The idea that you are already perfect just the way you are, is, well…an imperfect one at best. It’s simplistic and lacks the nuance inherent in human existence.

It’s a very common affirmation in yoga circles and my suspicion is that it has arisen from the tremendous amount of guilt that people carry around with them because they are not living up to the perfect life that is portrayed through marketing and the media – you don’t have the perfect car, you don’t have the perfect relationship, you don’t have the perfect house, the perfect looks, the perfect body, etc. and therefore you are not happy. Coming from a worldview that accepts this pseudo-culture propaganda, the idea that you are already perfect, is a welcome relief.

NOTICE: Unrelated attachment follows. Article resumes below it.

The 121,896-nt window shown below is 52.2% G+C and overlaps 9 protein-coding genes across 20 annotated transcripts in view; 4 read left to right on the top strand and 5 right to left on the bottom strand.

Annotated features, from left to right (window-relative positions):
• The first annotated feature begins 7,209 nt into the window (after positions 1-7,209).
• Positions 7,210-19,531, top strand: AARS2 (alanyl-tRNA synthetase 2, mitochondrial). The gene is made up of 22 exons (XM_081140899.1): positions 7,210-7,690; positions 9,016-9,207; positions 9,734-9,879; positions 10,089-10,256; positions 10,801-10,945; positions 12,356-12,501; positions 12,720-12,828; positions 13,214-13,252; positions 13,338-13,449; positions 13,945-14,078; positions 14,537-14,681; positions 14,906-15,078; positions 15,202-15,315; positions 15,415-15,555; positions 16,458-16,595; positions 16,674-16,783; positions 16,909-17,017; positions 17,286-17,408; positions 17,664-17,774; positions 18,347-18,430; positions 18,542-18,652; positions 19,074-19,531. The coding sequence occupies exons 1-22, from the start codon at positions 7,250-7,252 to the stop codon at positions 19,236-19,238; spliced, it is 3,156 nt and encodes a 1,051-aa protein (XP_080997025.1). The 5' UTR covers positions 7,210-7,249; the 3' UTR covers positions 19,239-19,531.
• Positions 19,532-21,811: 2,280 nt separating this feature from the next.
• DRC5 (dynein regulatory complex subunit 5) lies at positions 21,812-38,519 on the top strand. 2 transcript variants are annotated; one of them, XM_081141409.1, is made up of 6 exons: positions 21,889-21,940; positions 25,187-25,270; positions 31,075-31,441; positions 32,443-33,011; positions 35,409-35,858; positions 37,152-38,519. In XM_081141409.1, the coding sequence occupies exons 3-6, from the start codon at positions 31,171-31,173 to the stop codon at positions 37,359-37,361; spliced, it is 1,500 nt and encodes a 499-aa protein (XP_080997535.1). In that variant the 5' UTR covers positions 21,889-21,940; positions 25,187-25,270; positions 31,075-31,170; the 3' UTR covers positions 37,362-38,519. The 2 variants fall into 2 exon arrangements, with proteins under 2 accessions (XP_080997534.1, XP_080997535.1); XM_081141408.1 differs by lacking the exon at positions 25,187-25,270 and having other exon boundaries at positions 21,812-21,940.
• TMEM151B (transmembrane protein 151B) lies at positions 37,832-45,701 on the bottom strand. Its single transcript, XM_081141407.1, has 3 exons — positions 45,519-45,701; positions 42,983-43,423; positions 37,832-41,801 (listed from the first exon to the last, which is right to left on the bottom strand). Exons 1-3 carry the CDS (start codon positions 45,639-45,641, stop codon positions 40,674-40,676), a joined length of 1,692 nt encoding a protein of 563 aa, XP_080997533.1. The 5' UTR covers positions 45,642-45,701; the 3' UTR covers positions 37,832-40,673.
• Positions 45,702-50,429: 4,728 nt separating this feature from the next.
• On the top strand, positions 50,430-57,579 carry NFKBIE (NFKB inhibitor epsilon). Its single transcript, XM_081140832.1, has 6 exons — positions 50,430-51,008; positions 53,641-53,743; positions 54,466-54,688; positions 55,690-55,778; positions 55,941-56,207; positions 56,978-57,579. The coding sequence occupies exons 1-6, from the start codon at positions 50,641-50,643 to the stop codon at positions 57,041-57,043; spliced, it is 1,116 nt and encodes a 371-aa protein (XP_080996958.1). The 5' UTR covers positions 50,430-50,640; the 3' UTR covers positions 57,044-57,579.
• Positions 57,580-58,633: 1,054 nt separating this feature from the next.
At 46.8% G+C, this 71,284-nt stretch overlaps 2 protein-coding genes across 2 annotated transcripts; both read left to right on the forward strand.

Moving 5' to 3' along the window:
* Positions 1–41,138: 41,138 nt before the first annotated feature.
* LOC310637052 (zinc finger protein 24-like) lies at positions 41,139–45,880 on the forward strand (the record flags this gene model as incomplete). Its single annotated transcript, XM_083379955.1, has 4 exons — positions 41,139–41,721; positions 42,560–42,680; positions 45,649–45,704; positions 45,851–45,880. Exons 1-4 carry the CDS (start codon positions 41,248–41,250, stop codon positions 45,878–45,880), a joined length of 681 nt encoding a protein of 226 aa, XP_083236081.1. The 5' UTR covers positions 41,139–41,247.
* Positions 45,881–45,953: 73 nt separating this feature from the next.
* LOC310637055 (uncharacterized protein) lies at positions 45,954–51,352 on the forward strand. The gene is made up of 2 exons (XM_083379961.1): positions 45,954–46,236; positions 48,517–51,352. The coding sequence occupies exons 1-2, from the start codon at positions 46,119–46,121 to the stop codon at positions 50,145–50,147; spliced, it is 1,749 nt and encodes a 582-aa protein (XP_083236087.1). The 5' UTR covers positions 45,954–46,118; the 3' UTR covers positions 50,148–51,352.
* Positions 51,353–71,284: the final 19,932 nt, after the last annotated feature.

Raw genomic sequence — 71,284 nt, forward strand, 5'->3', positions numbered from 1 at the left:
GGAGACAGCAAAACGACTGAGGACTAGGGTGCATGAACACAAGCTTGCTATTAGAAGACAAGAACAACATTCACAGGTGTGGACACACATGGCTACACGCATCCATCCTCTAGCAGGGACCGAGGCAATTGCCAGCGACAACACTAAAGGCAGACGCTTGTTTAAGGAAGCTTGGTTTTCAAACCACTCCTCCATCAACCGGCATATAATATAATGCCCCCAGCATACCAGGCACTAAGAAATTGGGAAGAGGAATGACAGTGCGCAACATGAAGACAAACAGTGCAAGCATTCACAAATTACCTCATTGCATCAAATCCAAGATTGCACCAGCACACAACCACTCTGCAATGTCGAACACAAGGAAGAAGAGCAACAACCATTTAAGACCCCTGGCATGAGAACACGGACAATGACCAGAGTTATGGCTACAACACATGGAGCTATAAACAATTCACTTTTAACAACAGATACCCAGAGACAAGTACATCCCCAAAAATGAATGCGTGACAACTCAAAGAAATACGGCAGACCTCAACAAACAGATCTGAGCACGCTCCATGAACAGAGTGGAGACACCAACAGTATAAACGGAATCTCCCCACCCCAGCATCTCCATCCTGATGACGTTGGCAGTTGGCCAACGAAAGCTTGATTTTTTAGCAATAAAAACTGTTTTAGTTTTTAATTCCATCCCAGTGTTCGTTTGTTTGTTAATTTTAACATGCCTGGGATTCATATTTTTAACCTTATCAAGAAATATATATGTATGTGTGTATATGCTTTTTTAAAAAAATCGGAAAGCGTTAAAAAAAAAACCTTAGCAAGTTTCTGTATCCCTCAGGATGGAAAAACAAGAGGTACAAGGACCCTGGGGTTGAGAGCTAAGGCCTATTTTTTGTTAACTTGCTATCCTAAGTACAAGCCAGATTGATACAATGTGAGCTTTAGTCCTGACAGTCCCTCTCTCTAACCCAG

However, once the thinking that propagates this worldview has been unraveled and new, healthier, more self-directed ways of knowing are created, the idea “I am already perfect just the way I am” loses it’s value and in fact becomes kindling for narcissism. At this point imperfections can be faced with a sense of challenge, gratitude and even awe.

So at this stage the affirmation might change from “I’m already perfect the way I am” to:

“I have some really annoying habits and issues that I need to deal with. How can I humbly face these and fearlessly move forward into my potential? How can I, without slipping into old patterns of self-loathing, pity or depression, become better able to both self-actualize and to serve?”

I love this video from Barbara Ehrenreich which I think speaks to a similar issue.

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